The Highland Cross

A charity event that crosses Scotland at (thankfully) one of the narrow points and one that had escaped my notice until Nick brought it up. He, being 50 this year, thought entering might be a way of marking the passing years as there are 20 miles of running and 30 miles of cycling from one side of the country to the other.

We had to register an interest in September 2014, before Scotland had decided whether it wanted to be independent or not. From the success of this event and the tremendous local support it enjoys I reckon the charitable work at least will be safe if Scotland were a separate country.

The day started in Beauly where bicycles were loaded onto wagons in the market square ready to be transported to the transition site near Cannich. Runners got on the buses and were transported to Morvich on the West coast while the wagons negotiated the narrow road to Cannich with their precious cargo.

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Thankfully Morvich wasn’t the midge-breakfast site it might have been so waiting for the start wasn’t too painful. Eventually we were off and soon the few hundred runners strung out along the track leading up the valley towards Glen Licht house. Nick demonstrated his physiological techno-geekery by shouting out advice on what heart rate zone I should be in (high 3s worth occasional low 4s apparently) and soon we reached the climb over the top to Glen Affric, past the waterfalls on the Allt Grannda. A single track path caused some jostling for position then we crossed some undulating terrain before dropping back down steadily to the Youth Hostel at Alltbeithe. I remembered staying here years ago with my dad – unlike a ‘normal’ youth hostel the whisky fueled conversation had drifted into the late night as the disparate visitors with different political viewpoints left me wondering what ‘sedition’ meant!

Alltbeithe marked the half way point of the run and so we shed a wrist band. I’d lost a shoe in a bog earlier so Nick had got ahead but in truth he was much fitter than me and although I could still see him for the next few miles I knew I’d never catch him. My heart rate monitor had packed up too so instead of thinking about zones I concentrated on making progress and enjoying the view. At about 15 miles I started to feel it and the view became more important as a distraction from the aches and pains I was feeling. A sign telling me there were 2.5 miles to go was welcome and the sight of the fluorescent yellow of the marshals and bibs at the transition even more so.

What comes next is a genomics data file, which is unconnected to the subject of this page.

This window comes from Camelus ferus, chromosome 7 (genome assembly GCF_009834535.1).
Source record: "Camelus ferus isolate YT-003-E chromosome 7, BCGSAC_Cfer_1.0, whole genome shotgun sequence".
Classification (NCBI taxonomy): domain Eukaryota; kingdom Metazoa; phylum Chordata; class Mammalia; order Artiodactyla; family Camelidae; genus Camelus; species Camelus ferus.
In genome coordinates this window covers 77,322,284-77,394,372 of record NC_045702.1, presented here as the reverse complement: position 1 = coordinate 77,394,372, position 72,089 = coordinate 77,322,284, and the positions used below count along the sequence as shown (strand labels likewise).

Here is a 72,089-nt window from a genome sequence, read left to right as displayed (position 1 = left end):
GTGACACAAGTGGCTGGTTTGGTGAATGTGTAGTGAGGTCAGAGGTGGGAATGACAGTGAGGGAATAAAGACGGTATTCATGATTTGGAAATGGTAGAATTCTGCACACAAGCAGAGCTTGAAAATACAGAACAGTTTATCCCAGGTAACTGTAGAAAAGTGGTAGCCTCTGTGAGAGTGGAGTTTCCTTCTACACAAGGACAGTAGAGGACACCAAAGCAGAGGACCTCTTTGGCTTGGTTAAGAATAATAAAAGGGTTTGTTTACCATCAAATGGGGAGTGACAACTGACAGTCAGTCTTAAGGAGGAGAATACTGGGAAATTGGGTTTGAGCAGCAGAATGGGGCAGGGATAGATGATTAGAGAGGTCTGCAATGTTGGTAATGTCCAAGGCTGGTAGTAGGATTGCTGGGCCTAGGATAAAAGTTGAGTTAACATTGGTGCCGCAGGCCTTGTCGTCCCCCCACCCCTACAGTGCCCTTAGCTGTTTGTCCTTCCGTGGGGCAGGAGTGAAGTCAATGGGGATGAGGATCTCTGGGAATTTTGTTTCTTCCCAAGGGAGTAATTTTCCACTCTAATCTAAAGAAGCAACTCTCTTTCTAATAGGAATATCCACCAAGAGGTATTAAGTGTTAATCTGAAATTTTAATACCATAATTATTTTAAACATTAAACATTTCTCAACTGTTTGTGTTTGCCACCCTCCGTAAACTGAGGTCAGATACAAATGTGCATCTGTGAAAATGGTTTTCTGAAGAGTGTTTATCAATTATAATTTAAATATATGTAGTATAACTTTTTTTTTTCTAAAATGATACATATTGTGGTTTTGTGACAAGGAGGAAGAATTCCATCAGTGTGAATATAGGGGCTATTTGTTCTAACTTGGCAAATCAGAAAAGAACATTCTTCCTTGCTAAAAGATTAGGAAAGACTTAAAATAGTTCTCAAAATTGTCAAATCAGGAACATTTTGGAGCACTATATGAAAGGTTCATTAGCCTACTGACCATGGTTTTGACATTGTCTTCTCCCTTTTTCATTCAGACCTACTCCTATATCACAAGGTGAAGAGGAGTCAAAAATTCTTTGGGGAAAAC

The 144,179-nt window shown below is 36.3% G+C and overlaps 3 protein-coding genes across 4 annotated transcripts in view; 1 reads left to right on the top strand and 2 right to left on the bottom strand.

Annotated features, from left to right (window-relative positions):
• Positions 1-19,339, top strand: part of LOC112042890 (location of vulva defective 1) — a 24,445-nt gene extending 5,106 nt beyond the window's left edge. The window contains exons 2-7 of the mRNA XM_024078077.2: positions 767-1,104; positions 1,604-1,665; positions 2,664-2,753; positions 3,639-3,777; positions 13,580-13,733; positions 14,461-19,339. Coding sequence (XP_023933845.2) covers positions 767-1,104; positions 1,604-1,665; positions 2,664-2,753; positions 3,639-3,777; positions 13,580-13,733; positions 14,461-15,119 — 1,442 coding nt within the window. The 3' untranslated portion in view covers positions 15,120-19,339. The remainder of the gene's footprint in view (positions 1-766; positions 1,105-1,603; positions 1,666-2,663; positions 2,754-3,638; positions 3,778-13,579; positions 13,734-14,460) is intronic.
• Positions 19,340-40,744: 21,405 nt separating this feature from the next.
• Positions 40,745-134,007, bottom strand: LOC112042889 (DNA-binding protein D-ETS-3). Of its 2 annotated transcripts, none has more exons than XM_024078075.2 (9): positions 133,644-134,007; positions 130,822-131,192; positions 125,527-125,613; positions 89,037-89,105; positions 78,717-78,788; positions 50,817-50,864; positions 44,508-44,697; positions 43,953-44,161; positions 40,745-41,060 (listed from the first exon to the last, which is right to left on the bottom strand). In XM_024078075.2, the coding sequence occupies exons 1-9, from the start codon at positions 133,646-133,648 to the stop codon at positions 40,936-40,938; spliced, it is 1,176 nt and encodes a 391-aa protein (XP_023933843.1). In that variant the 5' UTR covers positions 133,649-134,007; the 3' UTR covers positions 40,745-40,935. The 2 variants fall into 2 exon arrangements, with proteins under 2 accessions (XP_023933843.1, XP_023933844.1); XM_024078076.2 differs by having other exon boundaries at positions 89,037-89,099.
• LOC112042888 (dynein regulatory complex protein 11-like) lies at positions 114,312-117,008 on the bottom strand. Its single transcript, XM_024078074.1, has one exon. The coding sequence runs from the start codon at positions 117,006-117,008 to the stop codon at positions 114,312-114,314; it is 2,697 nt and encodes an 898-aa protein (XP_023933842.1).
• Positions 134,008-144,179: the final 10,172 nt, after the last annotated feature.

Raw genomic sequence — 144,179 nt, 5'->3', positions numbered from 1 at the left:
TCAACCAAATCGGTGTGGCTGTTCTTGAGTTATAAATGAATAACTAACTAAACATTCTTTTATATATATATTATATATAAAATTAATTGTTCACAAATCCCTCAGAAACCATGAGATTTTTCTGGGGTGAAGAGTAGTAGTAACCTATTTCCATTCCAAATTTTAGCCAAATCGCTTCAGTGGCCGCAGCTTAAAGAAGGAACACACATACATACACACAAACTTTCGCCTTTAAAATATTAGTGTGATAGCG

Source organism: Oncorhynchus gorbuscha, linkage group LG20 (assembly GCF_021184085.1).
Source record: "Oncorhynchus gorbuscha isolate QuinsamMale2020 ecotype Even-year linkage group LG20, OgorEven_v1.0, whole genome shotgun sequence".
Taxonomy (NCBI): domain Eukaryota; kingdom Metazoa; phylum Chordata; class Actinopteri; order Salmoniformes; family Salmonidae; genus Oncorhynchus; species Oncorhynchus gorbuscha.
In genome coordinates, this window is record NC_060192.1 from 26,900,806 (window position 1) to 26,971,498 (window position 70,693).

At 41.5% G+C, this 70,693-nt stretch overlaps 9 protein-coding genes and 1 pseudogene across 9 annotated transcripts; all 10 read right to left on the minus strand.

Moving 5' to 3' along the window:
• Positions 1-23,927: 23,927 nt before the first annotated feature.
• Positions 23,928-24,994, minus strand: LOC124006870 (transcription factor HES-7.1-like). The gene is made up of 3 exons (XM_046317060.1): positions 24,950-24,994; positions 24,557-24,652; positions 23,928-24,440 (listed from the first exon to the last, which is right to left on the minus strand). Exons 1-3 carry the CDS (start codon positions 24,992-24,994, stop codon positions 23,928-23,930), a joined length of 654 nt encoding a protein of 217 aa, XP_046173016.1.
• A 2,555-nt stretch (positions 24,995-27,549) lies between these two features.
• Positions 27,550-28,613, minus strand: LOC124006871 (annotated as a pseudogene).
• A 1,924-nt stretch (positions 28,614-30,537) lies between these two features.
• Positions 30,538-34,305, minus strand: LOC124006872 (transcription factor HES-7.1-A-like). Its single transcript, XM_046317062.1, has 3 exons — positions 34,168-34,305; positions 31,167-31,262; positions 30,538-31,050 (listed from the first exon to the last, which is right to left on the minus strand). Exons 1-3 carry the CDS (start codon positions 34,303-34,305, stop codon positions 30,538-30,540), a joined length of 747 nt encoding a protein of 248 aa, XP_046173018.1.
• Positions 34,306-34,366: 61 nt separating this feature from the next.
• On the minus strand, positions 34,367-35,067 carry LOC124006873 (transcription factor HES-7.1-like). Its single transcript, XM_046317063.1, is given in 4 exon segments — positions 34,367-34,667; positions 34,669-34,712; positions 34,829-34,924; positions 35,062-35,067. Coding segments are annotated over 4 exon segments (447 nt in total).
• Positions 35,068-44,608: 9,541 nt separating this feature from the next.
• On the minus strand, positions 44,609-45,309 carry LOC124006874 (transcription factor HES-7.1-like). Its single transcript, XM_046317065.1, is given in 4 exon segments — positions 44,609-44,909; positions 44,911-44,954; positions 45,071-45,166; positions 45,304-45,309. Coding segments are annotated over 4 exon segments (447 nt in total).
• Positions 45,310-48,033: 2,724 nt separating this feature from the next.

Here the efficiency of the Highland Cross was demonstrated. My wrist band was removed and the marshal shouted out my number. By the time I’d walked to the bicycle compound another marshal had my bike ready for me and the bag with clothes to change into. “Go and get changed over there and the ladies will bring you a cup of tea and some cake”. And so it was!

The cycling section started easily on a quiet road alongside the loch. Quiet, except for all the Highland Crossers, some of them walkers who hadn’t been caught on the run. Down the infamous Fasnakyle Brae I passed two other riders who then promptly flew past me on the flat at the bottom. Once I’d passed them again and then been caught and passed myself by one of them I suggested we do something about it and so one of them and I settled into taking turns on the front to share the effort of the ride. Mostly downhill and with a slight following wind it was easy enough really and with the supporting cheers of the people in the villages en-route we were soon being waved into Beauly by a kind policeman who had stopped the traffic for us. Here the true level of support became clear – Beauly is taken over by this event and the local people obviously make a day of clapping and cheering the contestants in to the finish, and much appreciated it was.

My new Scottish friend was an old hand at the ‘Cross and thought it had gone well this time. When he asked where I’d come from he thought he’d heard of Northumberland but wasn’t sure where it was. I told him it was nearly in Scotland! The Beauly ladies provide a buffet lunch for all the competitors then it was back to the caravan site to soak up the beauty of the Beauly Firth and some much needed re-hydration.

Happy Birthday Nick – a great way to mark it finishing 81st out of 740!



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